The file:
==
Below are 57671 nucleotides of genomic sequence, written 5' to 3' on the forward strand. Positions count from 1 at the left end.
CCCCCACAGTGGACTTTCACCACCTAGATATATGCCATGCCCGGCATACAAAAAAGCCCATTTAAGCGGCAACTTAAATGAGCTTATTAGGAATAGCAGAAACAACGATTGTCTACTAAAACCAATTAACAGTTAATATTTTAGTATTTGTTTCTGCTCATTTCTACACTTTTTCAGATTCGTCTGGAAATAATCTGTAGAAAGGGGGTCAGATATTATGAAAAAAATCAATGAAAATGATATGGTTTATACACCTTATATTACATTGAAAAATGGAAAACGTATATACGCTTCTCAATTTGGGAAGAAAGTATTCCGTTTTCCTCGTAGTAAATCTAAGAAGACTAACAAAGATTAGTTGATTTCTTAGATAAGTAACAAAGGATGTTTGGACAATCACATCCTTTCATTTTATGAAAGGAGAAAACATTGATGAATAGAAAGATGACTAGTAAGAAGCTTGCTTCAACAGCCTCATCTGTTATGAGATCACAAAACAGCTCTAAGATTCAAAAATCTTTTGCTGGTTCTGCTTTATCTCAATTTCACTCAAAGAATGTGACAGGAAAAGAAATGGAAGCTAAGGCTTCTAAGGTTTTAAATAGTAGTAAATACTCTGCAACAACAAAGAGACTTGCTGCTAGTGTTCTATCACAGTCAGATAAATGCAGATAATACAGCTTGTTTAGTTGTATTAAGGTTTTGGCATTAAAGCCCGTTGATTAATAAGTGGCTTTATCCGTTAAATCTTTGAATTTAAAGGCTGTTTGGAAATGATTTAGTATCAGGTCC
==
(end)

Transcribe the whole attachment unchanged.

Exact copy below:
Below are 57671 nucleotides of genomic sequence, written 5' to 3' on the forward strand. Positions count from 1 at the left end.
CCCCCACAGTGGACTTTCACCACCTAGATATATGCCATGCCCGGCATACAAAAAAGCCCATTTAAGCGGCAACTTAAATGAGCTTATTAGGAATAGCAGAAACAACGATTGTCTACTAAAACCAATTAACAGTTAATATTTTAGTATTTGTTTCTGCTCATTTCTACACTTTTTCAGATTCGTCTGGAAATAATCTGTAGAAAGGGGGTCAGATATTATGAAAAAAATCAATGAAAATGATATGGTTTATACACCTTATATTACATTGAAAAATGGAAAACGTATATACGCTTCTCAATTTGGGAAGAAAGTATTCCGTTTTCCTCGTAGTAAATCTAAGAAGACTAACAAAGATTAGTTGATTTCTTAGATAAGTAACAAAGGATGTTTGGACAATCACATCCTTTCATTTTATGAAAGGAGAAAACATTGATGAATAGAAAGATGACTAGTAAGAAGCTTGCTTCAACAGCCTCATCTGTTATGAGATCACAAAACAGCTCTAAGATTCAAAAATCTTTTGCTGGTTCTGCTTTATCTCAATTTCACTCAAAGAATGTGACAGGAAAAGAAATGGAAGCTAAGGCTTCTAAGGTTTTAAATAGTAGTAAATACTCTGCAACAACAAAGAGACTTGCTGCTAGTGTTCTATCACAGTCAGATAAATGCAGATAATACAGCTTGTTTAGTTGTATTAAGGTTTTGGCATTAAAGCCCGTTGATTAATAAGTGGCTTTATCCGTTAAATCTTTGAATTTAAAGGCTGTTTGGAAATGATTTAGTATCAGGTCC